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I expect the new government will ...

Published:Saturday | February 27, 2016 | 2:03 AMDujon Russell

 

THE EDITOR, Sir:

That the Jamaica Labour Party (JLP) has been elected on February 25 to form the government for the next five years, it must get the ball rolling on the critical issues that inhibit the social and economic development of our country.

Crime is a major problem and, perhaps, the greatest inhibitor to our prosperity. Employment opportunities are sorely lacking for many youths. There is incontrovertible evidence that social deprivation and crime are inextricably linked. There must be a resolve to stimulate job creation for our youths to prosper and to deter them from a life of crime.

It is imperative for the justice system to be equipped with the resources in order to mitigate and deter crime, maintain social control and sanction perpetrators with criminal penalties and rehabilitation efforts. Citizens must not feel daunted by the inordinately long time that it takes for cases to be settled. Justice must be swift.

Adequate resources must be channelled into crime control and law-enforcement activities in a targeted and sustained manner that will assure citizens' safety and security. Only then will it inspire confidence for investments and entrepreneurship to accelerate economic growth.

There must be a complete overhaul of the health sector. Free health care is not sustainable in a country that aspires to be prosperous. Those who can pay must pay for services rendered in our public health system. The Band-Aid approach to fixing the operational ills of this essential sector must be a thing of the past.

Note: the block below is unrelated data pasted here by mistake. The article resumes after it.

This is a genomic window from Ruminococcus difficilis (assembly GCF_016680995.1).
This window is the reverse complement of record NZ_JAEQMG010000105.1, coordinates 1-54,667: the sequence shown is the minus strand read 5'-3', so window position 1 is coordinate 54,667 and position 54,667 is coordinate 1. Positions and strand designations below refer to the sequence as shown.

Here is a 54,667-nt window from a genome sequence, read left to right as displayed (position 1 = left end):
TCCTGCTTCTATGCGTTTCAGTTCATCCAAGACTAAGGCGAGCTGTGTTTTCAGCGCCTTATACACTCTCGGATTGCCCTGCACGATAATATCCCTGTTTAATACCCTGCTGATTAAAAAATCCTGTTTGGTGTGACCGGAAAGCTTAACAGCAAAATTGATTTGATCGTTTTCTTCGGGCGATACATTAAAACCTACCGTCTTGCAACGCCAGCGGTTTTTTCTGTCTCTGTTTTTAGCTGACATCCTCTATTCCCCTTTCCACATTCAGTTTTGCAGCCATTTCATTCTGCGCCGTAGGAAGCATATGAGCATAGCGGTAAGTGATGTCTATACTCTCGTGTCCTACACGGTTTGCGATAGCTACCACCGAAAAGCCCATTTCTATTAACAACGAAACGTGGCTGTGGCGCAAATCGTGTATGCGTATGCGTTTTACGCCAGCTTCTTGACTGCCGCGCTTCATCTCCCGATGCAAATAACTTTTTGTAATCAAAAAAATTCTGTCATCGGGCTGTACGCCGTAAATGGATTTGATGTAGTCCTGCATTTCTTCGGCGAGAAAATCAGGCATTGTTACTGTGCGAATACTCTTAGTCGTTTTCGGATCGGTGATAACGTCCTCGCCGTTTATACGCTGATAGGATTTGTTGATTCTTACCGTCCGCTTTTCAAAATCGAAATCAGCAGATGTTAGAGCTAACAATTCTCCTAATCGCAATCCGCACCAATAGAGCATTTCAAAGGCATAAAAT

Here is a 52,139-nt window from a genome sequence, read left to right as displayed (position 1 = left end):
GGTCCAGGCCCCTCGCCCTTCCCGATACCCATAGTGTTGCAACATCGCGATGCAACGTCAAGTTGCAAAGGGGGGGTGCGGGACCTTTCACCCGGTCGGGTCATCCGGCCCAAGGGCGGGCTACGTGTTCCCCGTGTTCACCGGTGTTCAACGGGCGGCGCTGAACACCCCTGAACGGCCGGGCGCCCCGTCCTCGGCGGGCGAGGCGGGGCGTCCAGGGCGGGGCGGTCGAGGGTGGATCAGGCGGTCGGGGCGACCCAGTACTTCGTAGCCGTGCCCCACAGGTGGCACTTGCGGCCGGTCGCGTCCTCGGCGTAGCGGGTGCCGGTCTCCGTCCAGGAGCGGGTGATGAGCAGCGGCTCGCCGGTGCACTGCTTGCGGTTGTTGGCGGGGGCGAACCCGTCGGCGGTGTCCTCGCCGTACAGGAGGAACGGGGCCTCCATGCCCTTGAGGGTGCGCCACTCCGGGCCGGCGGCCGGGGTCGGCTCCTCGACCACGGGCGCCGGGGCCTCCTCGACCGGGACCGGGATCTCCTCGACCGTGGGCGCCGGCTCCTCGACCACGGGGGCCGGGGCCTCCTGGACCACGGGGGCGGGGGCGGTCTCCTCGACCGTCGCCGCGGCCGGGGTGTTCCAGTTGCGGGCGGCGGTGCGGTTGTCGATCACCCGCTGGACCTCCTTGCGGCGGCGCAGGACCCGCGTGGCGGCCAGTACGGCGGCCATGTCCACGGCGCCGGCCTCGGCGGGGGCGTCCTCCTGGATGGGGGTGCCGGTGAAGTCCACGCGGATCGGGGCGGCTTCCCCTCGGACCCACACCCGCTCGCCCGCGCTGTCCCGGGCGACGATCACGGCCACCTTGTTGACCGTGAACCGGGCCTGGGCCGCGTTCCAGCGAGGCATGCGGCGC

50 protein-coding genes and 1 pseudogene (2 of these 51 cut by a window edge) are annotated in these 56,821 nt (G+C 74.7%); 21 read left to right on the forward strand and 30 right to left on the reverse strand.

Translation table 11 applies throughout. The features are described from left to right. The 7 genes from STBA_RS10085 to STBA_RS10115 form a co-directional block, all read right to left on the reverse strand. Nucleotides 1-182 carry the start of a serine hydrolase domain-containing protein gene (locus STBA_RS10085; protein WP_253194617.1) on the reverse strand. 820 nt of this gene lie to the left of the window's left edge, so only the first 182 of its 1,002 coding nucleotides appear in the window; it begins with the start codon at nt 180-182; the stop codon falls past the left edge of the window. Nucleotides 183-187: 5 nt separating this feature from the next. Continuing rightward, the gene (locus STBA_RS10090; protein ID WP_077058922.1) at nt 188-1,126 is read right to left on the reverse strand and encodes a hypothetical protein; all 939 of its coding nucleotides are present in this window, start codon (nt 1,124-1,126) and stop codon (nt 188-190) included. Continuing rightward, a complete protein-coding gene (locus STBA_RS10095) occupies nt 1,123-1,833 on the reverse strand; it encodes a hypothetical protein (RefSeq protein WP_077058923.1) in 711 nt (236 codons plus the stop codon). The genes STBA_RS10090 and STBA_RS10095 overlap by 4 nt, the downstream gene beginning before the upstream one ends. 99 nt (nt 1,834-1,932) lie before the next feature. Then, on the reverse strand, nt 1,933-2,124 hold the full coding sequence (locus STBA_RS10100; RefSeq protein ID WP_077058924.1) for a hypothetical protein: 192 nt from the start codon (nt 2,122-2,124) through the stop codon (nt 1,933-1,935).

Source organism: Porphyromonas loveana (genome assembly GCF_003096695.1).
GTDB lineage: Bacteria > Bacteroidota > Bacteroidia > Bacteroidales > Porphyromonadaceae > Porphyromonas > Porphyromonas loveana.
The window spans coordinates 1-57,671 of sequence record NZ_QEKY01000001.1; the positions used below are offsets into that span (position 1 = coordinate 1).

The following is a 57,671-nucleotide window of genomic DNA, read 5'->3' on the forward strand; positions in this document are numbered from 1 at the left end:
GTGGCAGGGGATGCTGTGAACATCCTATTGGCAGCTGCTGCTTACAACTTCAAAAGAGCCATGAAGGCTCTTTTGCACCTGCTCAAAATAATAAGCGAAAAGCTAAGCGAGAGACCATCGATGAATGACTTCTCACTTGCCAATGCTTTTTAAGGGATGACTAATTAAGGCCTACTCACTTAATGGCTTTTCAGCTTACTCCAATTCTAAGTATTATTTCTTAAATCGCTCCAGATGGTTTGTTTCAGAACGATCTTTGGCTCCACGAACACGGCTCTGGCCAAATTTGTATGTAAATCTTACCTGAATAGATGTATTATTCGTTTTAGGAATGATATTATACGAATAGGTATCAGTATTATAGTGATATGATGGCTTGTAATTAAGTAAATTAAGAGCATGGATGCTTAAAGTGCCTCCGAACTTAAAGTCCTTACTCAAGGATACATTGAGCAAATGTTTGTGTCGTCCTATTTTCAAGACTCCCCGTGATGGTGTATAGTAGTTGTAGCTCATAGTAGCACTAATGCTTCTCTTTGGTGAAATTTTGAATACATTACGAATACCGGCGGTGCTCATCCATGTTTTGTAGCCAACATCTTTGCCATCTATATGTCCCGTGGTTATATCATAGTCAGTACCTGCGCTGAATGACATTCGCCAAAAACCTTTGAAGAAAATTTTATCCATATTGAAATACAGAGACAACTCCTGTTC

Human-rights issues must be wholesomely addressed. Our fundamental rights and freedoms, which are the fabric of our very existence, and the most important of all issues, must be vigorously promoted and defended.

The destruction of our country is largely attributed to the self-interest and a lack of respect by politicians. Corruption flourishes where accountability is lacking. Corruption must be significantly reduced in every aspect of governance by implementing more zero-tolerance policies and harsher prison sentences.

Integrity, competency, transparency, accountability and respect for the people are some of the key tenets of good governance; it is the foundation upon which a prosperous society is built.

I expect that the JLP will fulfil all its promises, focus on our welfare and tackle the issues that threaten our social and economic development in every context.

DUJON RUSSELL

dujon.russell@yahoo.com